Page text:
Couples often do as much as possible to avoid a long and contentious divorce. Mediation often saves time, money and stress. Plus, the parties can gain more control over the final result and avoid dealing with the court system.
However, mediation may not work well if one side makes mistakes or creates unnecessary challenges. The following information shares obstacles to mediation that couples can avoid.
The process can take longer than necessary if both parties do not prepare well. At first glance, each side may believe they agree on details about property division, spousal support and child custody.
Still, digging into the particulars can bring to light factors that one or the other did not fully consider and create complications that eat up time and add to the cost of the process. Both parties should prepare the appropriate documents and try to thoroughly understand the facts beforehand.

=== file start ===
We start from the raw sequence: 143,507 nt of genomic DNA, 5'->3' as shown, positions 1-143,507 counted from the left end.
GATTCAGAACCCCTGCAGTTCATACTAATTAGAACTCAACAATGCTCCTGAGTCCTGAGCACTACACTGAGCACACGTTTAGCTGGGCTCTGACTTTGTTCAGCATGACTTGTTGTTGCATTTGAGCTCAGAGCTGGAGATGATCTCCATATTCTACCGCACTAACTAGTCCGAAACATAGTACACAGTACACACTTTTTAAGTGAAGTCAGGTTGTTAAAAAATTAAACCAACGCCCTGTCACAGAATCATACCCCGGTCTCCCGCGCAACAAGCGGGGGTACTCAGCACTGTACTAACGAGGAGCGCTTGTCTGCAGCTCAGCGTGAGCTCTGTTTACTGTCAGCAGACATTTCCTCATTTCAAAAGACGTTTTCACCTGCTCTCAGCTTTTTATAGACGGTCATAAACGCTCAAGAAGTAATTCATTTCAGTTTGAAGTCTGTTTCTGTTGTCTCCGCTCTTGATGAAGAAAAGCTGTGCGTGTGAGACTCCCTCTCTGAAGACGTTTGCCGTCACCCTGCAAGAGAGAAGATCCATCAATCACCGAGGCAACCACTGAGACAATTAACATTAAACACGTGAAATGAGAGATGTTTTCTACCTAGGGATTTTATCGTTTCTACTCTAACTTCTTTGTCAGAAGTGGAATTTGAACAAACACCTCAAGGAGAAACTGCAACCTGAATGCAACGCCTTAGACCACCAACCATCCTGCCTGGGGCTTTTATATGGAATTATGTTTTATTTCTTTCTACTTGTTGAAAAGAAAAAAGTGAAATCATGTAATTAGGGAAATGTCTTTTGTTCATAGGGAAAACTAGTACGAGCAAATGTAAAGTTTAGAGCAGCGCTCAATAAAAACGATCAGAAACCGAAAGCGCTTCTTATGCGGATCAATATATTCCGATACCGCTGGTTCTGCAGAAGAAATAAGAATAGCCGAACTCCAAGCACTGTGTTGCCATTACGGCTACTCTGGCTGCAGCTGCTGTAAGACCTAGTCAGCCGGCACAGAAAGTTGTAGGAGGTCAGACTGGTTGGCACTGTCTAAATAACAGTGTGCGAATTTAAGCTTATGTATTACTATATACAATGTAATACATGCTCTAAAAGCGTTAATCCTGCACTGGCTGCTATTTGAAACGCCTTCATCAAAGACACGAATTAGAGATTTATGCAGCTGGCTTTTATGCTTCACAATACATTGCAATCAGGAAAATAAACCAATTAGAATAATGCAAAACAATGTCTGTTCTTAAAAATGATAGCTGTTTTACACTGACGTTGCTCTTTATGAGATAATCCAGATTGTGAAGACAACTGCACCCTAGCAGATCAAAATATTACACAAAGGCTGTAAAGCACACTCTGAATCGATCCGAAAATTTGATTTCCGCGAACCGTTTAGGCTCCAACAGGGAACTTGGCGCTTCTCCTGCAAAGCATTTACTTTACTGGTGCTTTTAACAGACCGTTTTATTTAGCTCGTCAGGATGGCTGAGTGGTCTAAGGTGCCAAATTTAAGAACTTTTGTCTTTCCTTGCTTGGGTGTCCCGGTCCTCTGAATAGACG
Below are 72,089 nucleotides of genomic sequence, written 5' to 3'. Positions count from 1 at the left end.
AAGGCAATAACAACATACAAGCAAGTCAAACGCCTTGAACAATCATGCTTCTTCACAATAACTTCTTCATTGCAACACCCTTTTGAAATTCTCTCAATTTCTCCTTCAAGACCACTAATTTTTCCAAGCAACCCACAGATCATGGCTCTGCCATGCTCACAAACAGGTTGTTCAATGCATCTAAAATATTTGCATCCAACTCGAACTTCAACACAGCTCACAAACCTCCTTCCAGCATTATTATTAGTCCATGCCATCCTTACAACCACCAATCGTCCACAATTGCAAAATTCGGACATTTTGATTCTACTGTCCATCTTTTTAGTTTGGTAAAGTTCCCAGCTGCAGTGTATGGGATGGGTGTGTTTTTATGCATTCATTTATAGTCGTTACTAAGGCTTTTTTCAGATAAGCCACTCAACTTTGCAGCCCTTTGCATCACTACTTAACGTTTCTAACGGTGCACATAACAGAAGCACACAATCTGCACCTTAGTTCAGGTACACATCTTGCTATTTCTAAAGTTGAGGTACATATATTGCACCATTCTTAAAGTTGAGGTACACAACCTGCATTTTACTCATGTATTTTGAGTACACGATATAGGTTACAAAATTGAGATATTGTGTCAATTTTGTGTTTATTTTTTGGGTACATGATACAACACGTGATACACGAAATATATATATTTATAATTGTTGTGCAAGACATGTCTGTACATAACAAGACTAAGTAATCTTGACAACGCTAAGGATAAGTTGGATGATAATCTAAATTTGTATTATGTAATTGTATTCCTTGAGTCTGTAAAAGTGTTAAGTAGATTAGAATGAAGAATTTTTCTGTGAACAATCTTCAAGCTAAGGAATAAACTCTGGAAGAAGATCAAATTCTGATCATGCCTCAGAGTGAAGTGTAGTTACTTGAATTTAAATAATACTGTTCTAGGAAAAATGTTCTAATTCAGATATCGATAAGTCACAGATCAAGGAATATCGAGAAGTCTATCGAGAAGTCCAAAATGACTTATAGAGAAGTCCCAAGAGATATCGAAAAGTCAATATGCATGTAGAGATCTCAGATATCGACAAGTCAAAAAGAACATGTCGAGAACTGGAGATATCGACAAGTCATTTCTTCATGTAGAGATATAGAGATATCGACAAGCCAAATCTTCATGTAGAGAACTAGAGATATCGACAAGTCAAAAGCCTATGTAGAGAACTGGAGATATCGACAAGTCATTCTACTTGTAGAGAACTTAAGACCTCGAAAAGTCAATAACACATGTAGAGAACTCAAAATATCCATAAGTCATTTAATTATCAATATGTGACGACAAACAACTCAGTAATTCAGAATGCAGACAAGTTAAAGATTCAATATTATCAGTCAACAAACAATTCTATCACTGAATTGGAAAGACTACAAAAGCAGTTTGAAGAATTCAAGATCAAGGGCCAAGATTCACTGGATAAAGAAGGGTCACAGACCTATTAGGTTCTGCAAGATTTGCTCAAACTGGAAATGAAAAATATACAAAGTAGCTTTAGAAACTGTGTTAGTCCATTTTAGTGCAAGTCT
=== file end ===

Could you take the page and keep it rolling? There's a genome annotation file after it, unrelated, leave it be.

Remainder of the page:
Not being flexible
Mediation exists to help reasonable people work things out without court interference. An unwillingness to budge on issues can hinder progress and may result in litigation anyway.
Each party should try to determine what items they can bend on. Certain issues will naturally be dealbreakers, but it is a good idea to limit those items to focus on what is most important.
Not disclosing all assets
Just because the case is not in court does not mean a person can get away with deceit. Divorce creates a contract with stipulations, and negotiating in bad faith still leaves a person liable to penalties that include fines and imprisonment.
Mediation can work when the parties enter into it with open eyes and handle the process correctly. As with any major life adjustment, a person should watch out for common pitfalls before proceeding.